Ellen DeGeneres Accused Of Being ‘One Of The Meanest People Alive’ In Viral Twitter Thread Including Ex-Employees


I’m not here to declare my moral superiority over someone whose stature and responsibility I will never achieve.

If I were accountable for putting food on the table of hundreds of employees, I’d probably make everyone crawl around the office on their hands and knees and charge $20 per eye contact. Steve Harvey knows what’s up.

It’s no secret that fame breeds self-importance and self-importance gives carte blanche to treat less successful people like shit, but one would expect the woman who dances like every white woman at Home Goods and gracefully interviews children to buck the trend.

Those who deal with Ellen DeGeneres when the cameras aren’t rolling are regaling their personal tales of Ellen’s less bubbly side. The thread, which at the time of this writing has garnered 7,300 comments, was initiated by comedian Kevin Porter, who claims Ellen is “notoriously one of the meanest people alive.”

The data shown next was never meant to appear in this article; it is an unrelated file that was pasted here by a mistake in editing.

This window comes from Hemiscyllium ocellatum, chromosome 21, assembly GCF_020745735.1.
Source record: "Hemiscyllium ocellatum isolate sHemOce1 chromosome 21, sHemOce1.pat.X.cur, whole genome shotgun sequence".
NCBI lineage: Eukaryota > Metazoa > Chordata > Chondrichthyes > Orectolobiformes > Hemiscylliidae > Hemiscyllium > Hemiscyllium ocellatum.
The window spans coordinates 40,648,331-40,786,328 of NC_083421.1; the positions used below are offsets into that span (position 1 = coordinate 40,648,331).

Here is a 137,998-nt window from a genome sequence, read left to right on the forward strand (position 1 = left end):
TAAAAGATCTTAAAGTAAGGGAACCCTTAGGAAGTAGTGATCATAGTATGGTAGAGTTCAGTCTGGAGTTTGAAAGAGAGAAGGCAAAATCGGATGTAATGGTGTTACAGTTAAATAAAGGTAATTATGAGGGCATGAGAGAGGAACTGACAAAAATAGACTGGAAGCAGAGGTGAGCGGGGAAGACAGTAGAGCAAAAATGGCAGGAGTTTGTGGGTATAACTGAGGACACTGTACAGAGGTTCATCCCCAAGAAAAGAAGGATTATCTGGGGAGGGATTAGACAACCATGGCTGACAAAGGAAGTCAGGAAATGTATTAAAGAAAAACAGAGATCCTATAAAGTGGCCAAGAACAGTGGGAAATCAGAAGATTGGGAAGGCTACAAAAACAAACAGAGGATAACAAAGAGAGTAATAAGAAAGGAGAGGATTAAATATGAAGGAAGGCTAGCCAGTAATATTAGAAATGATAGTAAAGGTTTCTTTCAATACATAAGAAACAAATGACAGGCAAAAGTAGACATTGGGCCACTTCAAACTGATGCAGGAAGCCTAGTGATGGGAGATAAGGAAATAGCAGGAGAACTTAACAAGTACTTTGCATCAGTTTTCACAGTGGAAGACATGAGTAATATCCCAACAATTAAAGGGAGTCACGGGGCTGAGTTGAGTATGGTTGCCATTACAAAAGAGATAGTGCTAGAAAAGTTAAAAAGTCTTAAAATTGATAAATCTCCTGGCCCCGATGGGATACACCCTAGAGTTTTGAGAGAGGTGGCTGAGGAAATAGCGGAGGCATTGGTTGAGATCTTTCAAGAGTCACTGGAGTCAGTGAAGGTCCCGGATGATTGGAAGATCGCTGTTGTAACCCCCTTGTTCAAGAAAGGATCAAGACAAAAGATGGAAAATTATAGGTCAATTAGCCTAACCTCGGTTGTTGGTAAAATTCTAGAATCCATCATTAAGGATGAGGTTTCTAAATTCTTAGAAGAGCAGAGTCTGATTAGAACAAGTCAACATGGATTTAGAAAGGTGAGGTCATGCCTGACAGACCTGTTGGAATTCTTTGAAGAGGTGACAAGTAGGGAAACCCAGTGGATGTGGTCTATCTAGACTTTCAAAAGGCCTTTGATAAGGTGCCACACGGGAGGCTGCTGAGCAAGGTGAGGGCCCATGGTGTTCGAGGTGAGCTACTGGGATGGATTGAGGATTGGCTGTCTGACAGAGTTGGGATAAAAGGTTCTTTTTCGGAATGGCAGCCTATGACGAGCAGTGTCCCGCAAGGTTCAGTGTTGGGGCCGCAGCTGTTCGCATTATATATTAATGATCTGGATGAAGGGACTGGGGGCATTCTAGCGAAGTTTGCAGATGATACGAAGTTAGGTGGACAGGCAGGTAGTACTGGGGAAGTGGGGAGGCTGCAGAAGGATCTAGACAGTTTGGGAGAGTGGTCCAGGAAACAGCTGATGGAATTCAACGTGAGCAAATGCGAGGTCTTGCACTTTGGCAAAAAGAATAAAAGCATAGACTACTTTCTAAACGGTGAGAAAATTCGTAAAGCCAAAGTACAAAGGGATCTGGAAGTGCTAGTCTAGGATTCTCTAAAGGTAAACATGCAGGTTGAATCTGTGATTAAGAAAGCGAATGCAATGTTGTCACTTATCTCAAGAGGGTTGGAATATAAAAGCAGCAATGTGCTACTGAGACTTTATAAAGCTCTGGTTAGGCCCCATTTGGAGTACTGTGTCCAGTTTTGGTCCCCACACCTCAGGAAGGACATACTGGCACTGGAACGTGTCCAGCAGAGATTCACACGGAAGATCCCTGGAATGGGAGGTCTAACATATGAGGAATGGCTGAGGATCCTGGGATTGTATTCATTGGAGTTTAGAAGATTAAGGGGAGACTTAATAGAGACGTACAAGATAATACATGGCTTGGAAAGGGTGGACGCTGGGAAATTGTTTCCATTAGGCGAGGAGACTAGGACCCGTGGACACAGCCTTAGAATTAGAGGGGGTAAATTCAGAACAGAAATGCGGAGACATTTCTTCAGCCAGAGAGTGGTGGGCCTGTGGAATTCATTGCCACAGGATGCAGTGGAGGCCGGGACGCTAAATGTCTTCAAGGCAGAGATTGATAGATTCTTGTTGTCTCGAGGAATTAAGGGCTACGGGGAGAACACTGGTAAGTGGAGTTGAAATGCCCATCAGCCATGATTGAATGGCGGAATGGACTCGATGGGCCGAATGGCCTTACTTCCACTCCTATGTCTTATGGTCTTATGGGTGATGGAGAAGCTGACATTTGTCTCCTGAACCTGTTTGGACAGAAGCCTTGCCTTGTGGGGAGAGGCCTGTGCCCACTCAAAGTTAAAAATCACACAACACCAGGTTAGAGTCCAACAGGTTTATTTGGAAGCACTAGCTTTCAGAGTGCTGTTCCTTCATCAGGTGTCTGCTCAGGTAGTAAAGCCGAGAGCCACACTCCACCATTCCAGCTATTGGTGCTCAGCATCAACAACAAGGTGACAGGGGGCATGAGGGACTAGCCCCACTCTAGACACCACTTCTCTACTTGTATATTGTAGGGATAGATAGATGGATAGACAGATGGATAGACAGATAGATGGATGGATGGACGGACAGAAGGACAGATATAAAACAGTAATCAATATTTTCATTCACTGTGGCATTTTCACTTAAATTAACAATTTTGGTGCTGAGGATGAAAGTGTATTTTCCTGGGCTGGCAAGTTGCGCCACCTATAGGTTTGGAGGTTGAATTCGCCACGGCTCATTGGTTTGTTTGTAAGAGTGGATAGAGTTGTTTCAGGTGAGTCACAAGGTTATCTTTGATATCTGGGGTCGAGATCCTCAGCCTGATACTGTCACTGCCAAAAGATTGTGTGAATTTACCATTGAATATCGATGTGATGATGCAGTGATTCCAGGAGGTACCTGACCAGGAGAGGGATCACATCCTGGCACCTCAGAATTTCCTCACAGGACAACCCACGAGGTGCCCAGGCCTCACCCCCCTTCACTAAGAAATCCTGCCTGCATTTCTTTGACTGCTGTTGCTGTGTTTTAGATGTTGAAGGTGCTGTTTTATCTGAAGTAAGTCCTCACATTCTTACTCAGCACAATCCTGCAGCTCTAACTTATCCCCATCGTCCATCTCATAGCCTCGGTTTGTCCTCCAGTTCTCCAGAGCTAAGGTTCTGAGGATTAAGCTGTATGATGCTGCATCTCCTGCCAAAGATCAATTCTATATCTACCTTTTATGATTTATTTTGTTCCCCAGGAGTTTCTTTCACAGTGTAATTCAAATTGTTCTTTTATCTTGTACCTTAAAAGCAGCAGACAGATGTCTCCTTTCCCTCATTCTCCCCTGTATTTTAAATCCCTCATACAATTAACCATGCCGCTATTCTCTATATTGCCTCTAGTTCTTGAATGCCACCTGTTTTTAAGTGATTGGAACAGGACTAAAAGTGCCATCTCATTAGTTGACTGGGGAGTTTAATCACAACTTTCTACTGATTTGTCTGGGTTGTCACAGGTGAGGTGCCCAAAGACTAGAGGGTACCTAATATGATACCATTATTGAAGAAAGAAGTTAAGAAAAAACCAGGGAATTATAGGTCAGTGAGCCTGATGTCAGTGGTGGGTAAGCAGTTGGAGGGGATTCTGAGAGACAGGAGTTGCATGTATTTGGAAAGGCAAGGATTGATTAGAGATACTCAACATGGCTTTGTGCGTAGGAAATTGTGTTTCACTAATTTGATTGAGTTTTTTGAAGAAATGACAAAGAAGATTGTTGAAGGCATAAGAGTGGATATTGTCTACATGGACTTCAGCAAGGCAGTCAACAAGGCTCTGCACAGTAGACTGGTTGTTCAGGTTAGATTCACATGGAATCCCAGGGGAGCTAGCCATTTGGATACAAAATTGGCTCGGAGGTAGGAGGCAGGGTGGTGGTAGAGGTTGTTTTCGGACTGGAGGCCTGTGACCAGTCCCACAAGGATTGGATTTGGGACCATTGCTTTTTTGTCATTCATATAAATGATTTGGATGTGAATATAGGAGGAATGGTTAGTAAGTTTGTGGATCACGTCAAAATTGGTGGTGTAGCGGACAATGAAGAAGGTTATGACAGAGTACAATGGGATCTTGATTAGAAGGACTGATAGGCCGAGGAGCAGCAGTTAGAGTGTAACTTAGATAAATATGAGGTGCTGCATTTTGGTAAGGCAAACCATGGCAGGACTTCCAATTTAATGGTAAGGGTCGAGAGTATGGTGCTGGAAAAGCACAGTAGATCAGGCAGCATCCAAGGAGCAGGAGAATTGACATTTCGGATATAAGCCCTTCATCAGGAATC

Sounds like the price of betrayal to me.

I cannot defend this behavior. Should’ve cut the nail into Ellen’s roasted squash puree.

I’ll take Money Without The Fame for $200, Alex.

“Knock Knock.”

“Who’s there.”

“The pious comic.”

“Get off my lawn before I call the police.”

Kids Ruin Everything, Exhibit 2,392,899.

No one likes an eager beaver.

Power move: Shit your pants.

If you have body odor in a professional setting and are told to go home and shower instead of losing your job, consider yourself lucky.

Wait, Ellen gives Christmas gifts? What a mensch!

If she’s paying, she’s ordering. Them the rules.

TL;DR Ellen is evil because employees don’t like the lunch she buys for them and she prefers they don’t come to work smelling like shit. Toss her in a cell and throw away the key.

Matt Keohan Avatar
Matt’s love of writing was born during a sixth grade assembly when it was announced that his essay titled “Why Drugs Are Bad” had taken first prize in D.A.R.E.’s grade-wide contest. The anti-drug people gave him a $50 savings bond for his brave contribution to crime-fighting, and upon the bond’s maturity 10 years later, he used it to buy his very first bag of marijuana.